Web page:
at Sapgyo High School and drives me to work every morning (we leave at 7:30 am, ugh). The mother is a a piano teacher at an academy, and she has started giving me piano lessons! Last but certainly not least, I have two homestay sisters who are honestly probbaly the best thing about my placement. Their names are 밀림 (Mil-lim) and 영림 (Young-lim), and they are in 3rd and 1st grade at Sapgyo High school. Cultural note: middle schools in Korea are 3 years long, so high schools in Korea are only 3 years.  So a first grader is roughly equivalent to a sophmore and so on. Currently Mil-lim is finishing up studying for the University Entrance Exam (more on this in a later blog post), which is a big test that all of the high schoolers who want to go to college have to take, similar to our SAT but much more intense and important. As they are high schoolers I don’t see them very often, but when I do we have a lot of fun. My homestay parents speak very little english, so either I speak Korean, or my sisters translate. I try to speak Korean as much as I can because I want to learn and also because I feel guilty having my sisters have to translate.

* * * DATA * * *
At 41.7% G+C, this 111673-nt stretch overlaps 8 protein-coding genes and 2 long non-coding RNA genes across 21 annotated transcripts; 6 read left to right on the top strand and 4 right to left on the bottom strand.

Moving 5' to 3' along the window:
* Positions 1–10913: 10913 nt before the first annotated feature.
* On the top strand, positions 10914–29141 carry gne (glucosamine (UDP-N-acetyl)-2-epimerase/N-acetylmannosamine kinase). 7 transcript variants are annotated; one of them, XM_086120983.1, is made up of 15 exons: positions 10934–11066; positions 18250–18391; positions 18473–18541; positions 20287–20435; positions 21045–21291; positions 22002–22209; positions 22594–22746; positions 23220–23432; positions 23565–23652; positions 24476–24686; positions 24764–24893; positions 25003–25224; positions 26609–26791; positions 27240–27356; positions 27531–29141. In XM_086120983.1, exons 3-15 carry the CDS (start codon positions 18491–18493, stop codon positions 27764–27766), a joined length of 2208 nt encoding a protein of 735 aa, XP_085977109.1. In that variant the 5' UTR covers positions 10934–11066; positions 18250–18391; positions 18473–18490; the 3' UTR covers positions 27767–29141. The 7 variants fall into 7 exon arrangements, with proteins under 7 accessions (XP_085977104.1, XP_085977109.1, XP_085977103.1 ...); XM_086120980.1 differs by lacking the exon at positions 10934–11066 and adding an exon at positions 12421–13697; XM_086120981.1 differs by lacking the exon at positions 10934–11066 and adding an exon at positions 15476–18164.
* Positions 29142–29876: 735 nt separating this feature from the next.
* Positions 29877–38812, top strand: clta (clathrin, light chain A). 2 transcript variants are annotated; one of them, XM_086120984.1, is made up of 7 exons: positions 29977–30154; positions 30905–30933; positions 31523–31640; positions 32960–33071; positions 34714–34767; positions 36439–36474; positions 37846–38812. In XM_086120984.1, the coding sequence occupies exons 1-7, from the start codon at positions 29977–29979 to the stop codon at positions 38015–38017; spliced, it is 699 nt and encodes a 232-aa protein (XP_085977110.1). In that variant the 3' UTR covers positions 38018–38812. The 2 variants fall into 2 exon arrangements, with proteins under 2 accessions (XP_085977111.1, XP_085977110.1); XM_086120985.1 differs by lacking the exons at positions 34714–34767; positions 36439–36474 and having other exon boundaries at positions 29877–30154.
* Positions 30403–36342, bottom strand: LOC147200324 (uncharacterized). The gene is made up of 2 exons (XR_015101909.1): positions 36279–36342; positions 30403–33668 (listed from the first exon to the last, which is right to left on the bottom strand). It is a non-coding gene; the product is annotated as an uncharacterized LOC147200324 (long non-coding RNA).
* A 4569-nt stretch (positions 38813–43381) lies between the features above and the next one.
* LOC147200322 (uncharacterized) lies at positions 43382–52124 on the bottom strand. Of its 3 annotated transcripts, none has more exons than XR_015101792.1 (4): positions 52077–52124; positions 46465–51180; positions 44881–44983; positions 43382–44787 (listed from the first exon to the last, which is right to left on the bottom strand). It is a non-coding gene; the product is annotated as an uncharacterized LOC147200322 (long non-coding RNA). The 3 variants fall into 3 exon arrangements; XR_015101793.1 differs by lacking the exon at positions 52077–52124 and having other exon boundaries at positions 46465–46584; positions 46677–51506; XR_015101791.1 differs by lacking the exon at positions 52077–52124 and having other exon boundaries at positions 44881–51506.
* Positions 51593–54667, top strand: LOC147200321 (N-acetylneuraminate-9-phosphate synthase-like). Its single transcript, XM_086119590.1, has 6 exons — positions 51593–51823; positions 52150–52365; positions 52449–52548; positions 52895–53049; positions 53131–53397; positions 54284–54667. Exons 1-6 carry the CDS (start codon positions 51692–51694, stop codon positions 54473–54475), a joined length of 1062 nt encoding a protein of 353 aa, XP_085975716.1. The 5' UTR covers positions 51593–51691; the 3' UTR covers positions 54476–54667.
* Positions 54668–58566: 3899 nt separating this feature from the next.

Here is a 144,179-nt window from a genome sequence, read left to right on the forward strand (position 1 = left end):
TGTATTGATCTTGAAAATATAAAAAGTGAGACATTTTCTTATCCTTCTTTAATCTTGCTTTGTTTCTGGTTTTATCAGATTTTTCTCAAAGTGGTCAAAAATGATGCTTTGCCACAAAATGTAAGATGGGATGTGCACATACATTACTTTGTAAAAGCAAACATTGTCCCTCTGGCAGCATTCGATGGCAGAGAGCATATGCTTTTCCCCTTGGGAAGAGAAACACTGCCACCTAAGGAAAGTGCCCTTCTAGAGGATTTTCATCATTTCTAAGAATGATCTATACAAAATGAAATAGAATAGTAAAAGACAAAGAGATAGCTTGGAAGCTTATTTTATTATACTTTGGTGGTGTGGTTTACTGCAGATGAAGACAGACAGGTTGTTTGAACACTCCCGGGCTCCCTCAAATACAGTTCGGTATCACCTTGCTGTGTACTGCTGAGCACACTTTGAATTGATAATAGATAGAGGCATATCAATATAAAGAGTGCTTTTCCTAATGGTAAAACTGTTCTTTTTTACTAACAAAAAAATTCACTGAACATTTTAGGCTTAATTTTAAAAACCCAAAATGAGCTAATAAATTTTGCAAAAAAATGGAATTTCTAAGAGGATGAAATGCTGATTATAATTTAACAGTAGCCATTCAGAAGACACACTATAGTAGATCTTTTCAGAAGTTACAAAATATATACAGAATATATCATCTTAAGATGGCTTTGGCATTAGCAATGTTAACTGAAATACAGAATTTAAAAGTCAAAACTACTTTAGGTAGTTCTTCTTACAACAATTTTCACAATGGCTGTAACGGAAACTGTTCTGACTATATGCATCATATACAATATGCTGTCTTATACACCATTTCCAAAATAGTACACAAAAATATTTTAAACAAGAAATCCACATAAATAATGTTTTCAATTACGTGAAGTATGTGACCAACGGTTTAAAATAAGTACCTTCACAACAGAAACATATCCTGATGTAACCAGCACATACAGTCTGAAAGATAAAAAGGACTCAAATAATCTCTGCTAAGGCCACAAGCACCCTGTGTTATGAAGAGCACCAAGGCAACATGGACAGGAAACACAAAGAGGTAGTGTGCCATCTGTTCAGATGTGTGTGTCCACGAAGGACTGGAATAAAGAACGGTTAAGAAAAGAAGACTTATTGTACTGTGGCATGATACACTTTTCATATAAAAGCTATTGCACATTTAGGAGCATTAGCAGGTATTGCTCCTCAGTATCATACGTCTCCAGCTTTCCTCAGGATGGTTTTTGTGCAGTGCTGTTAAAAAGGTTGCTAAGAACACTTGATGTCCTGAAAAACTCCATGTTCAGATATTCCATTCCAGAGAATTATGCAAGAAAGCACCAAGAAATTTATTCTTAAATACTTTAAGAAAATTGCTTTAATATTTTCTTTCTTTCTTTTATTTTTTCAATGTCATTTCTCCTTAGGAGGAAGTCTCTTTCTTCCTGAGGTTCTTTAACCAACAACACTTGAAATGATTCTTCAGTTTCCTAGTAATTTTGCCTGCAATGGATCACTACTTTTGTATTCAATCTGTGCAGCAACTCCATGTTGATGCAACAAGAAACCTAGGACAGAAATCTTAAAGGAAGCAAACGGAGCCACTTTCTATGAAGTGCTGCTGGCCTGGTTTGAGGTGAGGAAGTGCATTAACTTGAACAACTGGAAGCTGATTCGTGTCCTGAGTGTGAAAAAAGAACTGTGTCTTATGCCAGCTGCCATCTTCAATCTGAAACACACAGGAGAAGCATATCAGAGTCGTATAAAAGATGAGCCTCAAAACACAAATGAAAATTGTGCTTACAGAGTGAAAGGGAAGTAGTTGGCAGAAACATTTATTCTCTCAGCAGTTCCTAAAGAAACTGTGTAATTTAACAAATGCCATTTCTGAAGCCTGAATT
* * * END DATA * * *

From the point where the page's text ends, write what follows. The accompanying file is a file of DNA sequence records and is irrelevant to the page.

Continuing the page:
On my first day at school (a Saturday when I was getting to know the school and not actually teaching) they asked me to give a speech in Korean to the entire student body. That was nerve wracking. It was super simple, along the lines of  “Hello everyone it is nice to meet you.  My name is Emily.  I am from America, from Virginia which is below Washington.  I am an English teacher.  Thank you!”  However the entire student body burst into applause after I said “hello” so I think I made a good impression ^_^. I’m the first native teacher Sapgyo HS has ever had, so I get a lot of what was referred to in Orientation as “rockstar status” – 9 weeks later students still yell at me, run down the hall just to say “hi,” make hearts with their hands, etc. More on this later.